Ernst G. Bauer

From Wikipedia, the free encyclopedia
Jump to: navigation, search
Ernst G. Bauer.

Ernst G. Bauer (born 27 February 1928) is a German-American physicist. He is known for his studies in the field of surface science. His most notable contributions are his work on establishing thin film growth and nucleation mechanisms, and his invention in 1962 of the low energy electron microscope. He is currently Distinguished Research Professor Emeritus at the Arizona State University.

Biography[edit]

Ernst Bauer studied at the Universität München, Germany, where he received his MS (1953) and PhD (1955) degrees in physics. In 1958 he moved to the Michelson Laboratory in China Lake, California, where he became the Head of the Crystal Physics Branch and a U.S. citizen. He assumed the position of Professor and Director of the Physics Institute at the Technical University Clausthal, Germany, in 1969. He was appointed Distinguished Research Professor in 1991 at the Arizona State University. He continued his research activity in Germany until 1996. Since 1996 he is working full-time at the Arizona State University, and since 2010 he is Distinguished Research Professor Emeritus still working full-time in ASU.

Thin film growth[edit]

Ernst Bauer has contributed to the field of epitaxy and film growth since the mid-1950s. He started his scientific career in München with the study of the growth and structure of antireflection layers with electron microscopy and electron diffraction. His PhD thesis was concerned with the structure and growth of thin evaporated layers of ionic materials and was the first systematic extensive study of epitaxial and fiber orientation growth combining electron microscopy and electron diffraction. This experimental work stimulated a basic contribution to the theory of epitaxy. He derived in 1958 a classification of the basic thin film growth modes, which he called Frank-van der Merwe (layer-by-layer growth), Volmer-Weber (island growth) and Stranski-Krastanov growth (layer+island growth). His thermodynamic criterion and terminology are used worldwide today. In the same year Ernst Bauer's book on "Electron diffraction: theory, practice and application" appeared.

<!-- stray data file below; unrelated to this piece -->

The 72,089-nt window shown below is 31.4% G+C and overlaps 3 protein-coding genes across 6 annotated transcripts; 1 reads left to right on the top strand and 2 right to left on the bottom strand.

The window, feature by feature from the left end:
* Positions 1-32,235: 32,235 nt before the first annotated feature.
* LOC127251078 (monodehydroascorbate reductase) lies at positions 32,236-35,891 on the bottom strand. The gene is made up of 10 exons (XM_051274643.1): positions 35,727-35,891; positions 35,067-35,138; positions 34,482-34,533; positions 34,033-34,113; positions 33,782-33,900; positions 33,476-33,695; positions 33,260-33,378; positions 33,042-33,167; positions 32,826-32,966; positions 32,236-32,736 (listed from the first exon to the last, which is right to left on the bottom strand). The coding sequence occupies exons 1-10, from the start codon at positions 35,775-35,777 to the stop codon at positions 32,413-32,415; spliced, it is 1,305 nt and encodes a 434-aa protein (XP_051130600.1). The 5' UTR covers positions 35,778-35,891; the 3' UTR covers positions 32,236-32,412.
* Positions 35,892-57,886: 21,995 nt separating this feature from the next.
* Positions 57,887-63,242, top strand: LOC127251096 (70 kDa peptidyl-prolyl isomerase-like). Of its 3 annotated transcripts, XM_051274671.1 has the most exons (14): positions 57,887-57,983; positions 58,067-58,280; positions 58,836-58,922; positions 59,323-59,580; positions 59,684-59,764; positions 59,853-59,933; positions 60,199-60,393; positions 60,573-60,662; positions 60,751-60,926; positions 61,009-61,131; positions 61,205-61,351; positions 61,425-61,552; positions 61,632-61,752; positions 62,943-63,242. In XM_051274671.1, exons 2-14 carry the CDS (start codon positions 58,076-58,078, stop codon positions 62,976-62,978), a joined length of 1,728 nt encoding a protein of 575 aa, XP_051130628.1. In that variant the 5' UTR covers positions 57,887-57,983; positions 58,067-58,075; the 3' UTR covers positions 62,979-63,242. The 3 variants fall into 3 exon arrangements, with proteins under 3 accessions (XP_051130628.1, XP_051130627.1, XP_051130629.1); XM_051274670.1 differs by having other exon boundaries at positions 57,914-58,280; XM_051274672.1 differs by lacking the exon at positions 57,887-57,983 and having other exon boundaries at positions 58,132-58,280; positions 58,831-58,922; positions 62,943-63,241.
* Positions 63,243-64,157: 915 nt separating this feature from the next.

Surface science and LEEM, SPLEEM, SPELEEM[edit]

Soon after his arrival at the Michelson Laboratory in California, surface science was born. He was involved early in it in order to understand thin film phenomena. In this period he started in situ thin film growth studies by conventional electron microscopy, UHV reflection electron diffraction, LEED and Auger electron spectroscopy. He was one of the first to recognize the importance of exchange, polarization, multiple scattering, and of the energy dependence of inelastic scattering of very slow electrons in LEED studies of surfaces, and he took them into account theoretically. The importance of adsorption on the initial growth of thin films led him also to adsorption studies. In these early years of UHV technique and surface science much of the work went into technological and methodological development. The invention in 1962 of the Low Energy Electron Microscope (LEEM) was stimulated by a scientific dispute with Lester Germer about the difficulties in the interpretation of low energy electron diffraction (LEED) patterns. Ernst Bauer realized that electron microscopy using the diffracted electrons for imaging would be extremely important for the future of the surface science. He constructed the first LEEM prototype and reported it at the Fifth International Congress for Electron Microscopy in 1962.